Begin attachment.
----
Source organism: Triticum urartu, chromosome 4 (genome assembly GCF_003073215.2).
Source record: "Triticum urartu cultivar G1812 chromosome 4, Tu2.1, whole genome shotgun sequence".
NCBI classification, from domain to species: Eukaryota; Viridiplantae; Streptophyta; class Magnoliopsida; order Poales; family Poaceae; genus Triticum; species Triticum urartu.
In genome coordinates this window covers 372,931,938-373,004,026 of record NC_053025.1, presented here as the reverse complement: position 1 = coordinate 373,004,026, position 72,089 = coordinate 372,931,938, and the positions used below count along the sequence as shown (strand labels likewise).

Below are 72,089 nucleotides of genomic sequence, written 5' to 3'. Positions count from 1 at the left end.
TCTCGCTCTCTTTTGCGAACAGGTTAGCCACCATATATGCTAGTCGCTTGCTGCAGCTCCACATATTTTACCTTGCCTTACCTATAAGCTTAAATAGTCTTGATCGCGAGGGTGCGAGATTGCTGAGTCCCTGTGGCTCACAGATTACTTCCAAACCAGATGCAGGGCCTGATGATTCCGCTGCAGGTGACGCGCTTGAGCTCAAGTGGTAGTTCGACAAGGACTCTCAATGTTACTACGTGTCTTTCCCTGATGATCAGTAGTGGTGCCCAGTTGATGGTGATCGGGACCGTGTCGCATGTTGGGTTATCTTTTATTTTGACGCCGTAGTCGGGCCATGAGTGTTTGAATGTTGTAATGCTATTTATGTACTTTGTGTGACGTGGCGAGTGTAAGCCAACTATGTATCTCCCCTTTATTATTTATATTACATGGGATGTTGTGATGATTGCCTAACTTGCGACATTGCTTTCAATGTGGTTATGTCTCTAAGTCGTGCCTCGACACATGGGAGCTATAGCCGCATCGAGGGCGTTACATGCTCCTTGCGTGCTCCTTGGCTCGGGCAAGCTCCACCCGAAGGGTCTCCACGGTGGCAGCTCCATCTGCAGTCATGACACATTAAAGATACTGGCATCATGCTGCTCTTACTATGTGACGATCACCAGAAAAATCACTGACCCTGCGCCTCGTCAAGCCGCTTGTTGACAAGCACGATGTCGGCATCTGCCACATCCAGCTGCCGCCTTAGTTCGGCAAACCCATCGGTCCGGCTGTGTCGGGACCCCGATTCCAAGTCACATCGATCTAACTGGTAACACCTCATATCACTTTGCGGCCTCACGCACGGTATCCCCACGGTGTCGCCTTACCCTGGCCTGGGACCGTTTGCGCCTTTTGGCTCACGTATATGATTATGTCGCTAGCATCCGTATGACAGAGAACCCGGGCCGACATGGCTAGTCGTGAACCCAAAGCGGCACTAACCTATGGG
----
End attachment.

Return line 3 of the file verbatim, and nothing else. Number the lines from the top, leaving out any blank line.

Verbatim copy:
NCBI classification, from domain to species: Eukaryota; Viridiplantae; Streptophyta; class Magnoliopsida; order Poales; family Poaceae; genus Triticum; species Triticum urartu.